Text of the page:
Cockroaches are some of the most resilient creatures on earth. They can be exposed to 2,000 times the radiation than humans can take and go several days without sustenance. Who would be surprised that cockroaches would become immune to insecticides as well?
Apparently, certain cockroaches have adapted a clever resistance to modern insecticides. This adaptation is known as cross-resistance. Purdue University performed an intriguing experiment with German cockroaches. Scientists found that populations not only began to resist the effects of the poison, but also developed an immunity to multiple insecticides. The superbugs are then able to pass this immunity to their offspring. After some time, this results in the species becoming entirely resistant to the chemicals.
“This is a previously unrealized challenge in cockroaches,” says Michael Scharf of Purdue University, who led the study. “Cockroaches developing resistance to multiple classes of insecticides at once will make controlling these pests almost impossible with chemicals alone.”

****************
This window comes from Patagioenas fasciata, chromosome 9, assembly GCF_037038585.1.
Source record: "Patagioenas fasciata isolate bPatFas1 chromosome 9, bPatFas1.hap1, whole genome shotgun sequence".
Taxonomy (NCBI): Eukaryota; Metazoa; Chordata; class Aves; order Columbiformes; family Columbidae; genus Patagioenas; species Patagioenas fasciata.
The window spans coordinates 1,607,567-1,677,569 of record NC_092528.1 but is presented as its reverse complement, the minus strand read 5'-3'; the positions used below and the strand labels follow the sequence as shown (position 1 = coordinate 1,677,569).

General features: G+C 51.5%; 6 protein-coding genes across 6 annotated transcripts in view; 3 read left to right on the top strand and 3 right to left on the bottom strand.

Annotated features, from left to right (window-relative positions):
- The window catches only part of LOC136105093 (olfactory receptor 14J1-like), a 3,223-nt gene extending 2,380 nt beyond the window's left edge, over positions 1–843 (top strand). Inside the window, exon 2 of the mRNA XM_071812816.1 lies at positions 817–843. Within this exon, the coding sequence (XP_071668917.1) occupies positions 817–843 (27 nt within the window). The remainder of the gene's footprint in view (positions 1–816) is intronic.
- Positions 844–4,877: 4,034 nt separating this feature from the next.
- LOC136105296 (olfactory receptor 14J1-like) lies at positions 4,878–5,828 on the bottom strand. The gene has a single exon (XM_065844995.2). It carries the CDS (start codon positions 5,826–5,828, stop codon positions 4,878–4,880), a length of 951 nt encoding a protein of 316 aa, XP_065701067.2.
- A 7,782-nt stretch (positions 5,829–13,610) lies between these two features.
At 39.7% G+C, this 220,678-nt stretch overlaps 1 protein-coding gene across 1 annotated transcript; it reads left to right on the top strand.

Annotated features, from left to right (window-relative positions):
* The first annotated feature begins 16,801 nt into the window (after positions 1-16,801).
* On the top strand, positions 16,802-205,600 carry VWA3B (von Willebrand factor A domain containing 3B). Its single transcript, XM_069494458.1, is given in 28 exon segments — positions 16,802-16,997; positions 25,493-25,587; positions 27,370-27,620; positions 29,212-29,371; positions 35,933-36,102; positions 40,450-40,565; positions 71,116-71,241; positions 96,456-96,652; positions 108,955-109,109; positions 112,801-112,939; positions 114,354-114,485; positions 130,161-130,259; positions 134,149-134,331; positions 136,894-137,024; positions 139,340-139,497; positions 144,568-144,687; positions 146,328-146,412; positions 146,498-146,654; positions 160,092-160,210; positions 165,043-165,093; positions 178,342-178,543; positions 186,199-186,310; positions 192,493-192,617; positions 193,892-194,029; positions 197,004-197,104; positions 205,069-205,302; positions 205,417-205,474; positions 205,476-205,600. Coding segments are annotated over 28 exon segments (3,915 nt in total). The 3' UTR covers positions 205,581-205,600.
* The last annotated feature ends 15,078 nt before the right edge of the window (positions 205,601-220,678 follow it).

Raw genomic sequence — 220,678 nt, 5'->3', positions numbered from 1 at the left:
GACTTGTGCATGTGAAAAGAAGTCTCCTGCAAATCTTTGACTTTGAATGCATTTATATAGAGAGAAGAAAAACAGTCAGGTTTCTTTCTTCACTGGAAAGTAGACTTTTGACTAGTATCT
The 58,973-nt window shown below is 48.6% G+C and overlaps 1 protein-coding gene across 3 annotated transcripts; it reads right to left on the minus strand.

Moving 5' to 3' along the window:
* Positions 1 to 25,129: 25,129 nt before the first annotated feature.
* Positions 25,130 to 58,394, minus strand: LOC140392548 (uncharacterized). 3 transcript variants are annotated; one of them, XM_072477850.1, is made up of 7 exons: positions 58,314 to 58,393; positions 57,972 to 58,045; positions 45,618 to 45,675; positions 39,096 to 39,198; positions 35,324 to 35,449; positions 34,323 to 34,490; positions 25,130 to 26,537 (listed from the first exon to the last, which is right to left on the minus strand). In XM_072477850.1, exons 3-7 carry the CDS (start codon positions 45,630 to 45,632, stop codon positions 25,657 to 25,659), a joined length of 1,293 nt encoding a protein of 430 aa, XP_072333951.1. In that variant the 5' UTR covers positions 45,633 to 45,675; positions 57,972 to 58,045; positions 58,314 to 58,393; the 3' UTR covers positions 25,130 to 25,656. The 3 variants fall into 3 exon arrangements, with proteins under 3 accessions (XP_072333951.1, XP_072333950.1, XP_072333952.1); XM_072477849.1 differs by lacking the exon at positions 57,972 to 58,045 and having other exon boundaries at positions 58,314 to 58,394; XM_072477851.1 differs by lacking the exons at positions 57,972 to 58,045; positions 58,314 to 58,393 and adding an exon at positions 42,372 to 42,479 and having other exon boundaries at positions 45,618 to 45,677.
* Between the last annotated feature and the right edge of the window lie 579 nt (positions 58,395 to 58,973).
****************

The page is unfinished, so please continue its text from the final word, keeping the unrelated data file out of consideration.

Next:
Researchers published their data in the Scientific Reports journal. Exterminators usually mix insecticides, which are sorted based on toxicity, chemical makeup and other factors. Generally, this solution takes care of insects that are immune to just one chemical. However, this method is useless on German cockroaches. Data showed populations remained consistent through each insecticide rotation; therefore, scientists were not able to effectively reduce the number of cockroaches in a group.
Scharf explained that some cockroaches increased resistance four to six times in a single generation. Additionally, female cockroaches birth about 300 baby nymphs in a lifetime. This rate of reproduction breeds disaster.
The way to avoid this issue is applying diverse methods of pest control. Treatments that avoid pesticides such as traps and vacuums, and preventative measures like sanitation are all effective alternatives.